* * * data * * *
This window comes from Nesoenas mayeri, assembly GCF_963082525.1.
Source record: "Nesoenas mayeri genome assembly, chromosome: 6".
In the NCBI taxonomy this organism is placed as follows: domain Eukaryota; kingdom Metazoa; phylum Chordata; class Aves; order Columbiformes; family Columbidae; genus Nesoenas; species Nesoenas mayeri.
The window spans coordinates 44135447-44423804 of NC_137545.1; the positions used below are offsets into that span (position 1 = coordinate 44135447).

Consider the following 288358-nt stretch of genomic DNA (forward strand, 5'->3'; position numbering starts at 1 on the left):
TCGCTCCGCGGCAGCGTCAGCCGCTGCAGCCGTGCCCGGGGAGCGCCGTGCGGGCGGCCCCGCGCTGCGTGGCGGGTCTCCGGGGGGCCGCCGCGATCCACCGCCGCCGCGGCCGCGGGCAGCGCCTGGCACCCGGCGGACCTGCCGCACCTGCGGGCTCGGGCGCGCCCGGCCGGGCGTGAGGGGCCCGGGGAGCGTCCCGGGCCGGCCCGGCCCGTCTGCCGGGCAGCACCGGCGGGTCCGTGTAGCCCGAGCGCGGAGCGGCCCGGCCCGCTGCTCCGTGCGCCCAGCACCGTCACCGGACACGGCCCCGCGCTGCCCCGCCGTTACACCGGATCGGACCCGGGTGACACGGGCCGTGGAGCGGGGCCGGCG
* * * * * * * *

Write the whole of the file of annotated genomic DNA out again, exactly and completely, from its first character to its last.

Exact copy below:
This window comes from Nesoenas mayeri, assembly GCF_963082525.1.
Source record: "Nesoenas mayeri genome assembly, chromosome: 6".
In the NCBI taxonomy this organism is placed as follows: domain Eukaryota; kingdom Metazoa; phylum Chordata; class Aves; order Columbiformes; family Columbidae; genus Nesoenas; species Nesoenas mayeri.
The window spans coordinates 44135447-44423804 of NC_137545.1; the positions used below are offsets into that span (position 1 = coordinate 44135447).

Consider the following 288358-nt stretch of genomic DNA (forward strand, 5'->3'; position numbering starts at 1 on the left):
TCGCTCCGCGGCAGCGTCAGCCGCTGCAGCCGTGCCCGGGGAGCGCCGTGCGGGCGGCCCCGCGCTGCGTGGCGGGTCTCCGGGGGGCCGCCGCGATCCACCGCCGCCGCGGCCGCGGGCAGCGCCTGGCACCCGGCGGACCTGCCGCACCTGCGGGCTCGGGCGCGCCCGGCCGGGCGTGAGGGGCCCGGGGAGCGTCCCGGGCCGGCCCGGCCCGTCTGCCGGGCAGCACCGGCGGGTCCGTGTAGCCCGAGCGCGGAGCGGCCCGGCCCGCTGCTCCGTGCGCCCAGCACCGTCACCGGACACGGCCCCGCGCTGCCCCGCCGTTACACCGGATCGGACCCGGGTGACACGGGCCGTGGAGCGGGGCCGGCG